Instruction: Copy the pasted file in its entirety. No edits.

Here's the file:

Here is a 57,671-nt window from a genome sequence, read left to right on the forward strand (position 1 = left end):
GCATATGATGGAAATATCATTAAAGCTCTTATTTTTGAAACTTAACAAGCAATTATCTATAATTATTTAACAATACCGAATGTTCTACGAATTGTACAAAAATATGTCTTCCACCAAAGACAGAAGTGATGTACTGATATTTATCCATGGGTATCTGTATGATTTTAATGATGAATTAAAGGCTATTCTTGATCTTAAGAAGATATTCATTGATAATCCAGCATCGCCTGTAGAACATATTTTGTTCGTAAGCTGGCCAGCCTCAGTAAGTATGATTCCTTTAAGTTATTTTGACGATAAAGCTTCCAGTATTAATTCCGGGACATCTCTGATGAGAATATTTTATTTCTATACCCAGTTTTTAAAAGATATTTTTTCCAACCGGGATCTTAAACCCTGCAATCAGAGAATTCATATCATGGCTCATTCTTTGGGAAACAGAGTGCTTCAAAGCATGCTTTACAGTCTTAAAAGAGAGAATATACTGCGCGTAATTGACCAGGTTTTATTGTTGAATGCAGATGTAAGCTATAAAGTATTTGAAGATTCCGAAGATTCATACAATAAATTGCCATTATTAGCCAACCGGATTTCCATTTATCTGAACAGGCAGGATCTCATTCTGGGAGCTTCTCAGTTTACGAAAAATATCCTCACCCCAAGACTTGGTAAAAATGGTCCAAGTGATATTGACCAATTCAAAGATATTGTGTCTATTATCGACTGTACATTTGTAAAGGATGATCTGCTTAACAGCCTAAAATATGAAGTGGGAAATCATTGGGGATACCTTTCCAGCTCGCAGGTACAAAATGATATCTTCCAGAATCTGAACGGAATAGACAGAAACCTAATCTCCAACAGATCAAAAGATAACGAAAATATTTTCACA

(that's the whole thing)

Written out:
Here is a 57,671-nt window from a genome sequence, read left to right on the forward strand (position 1 = left end):
GCATATGATGGAAATATCATTAAAGCTCTTATTTTTGAAACTTAACAAGCAATTATCTATAATTATTTAACAATACCGAATGTTCTACGAATTGTACAAAAATATGTCTTCCACCAAAGACAGAAGTGATGTACTGATATTTATCCATGGGTATCTGTATGATTTTAATGATGAATTAAAGGCTATTCTTGATCTTAAGAAGATATTCATTGATAATCCAGCATCGCCTGTAGAACATATTTTGTTCGTAAGCTGGCCAGCCTCAGTAAGTATGATTCCTTTAAGTTATTTTGACGATAAAGCTTCCAGTATTAATTCCGGGACATCTCTGATGAGAATATTTTATTTCTATACCCAGTTTTTAAAAGATATTTTTTCCAACCGGGATCTTAAACCCTGCAATCAGAGAATTCATATCATGGCTCATTCTTTGGGAAACAGAGTGCTTCAAAGCATGCTTTACAGTCTTAAAAGAGAGAATATACTGCGCGTAATTGACCAGGTTTTATTGTTGAATGCAGATGTAAGCTATAAAGTATTTGAAGATTCCGAAGATTCATACAATAAATTGCCATTATTAGCCAACCGGATTTCCATTTATCTGAACAGGCAGGATCTCATTCTGGGAGCTTCTCAGTTTACGAAAAATATCCTCACCCCAAGACTTGGTAAAAATGGTCCAAGTGATATTGACCAATTCAAAGATATTGTGTCTATTATCGACTGTACATTTGTAAAGGATGATCTGCTTAACAGCCTAAAATATGAAGTGGGAAATCATTGGGGATACCTTTCCAGCTCGCAGGTACAAAATGATATCTTCCAGAATCTGAACGGAATAGACAGAAACCTAATCTCCAACAGATCAAAAGATAACGAAAATATTTTCACA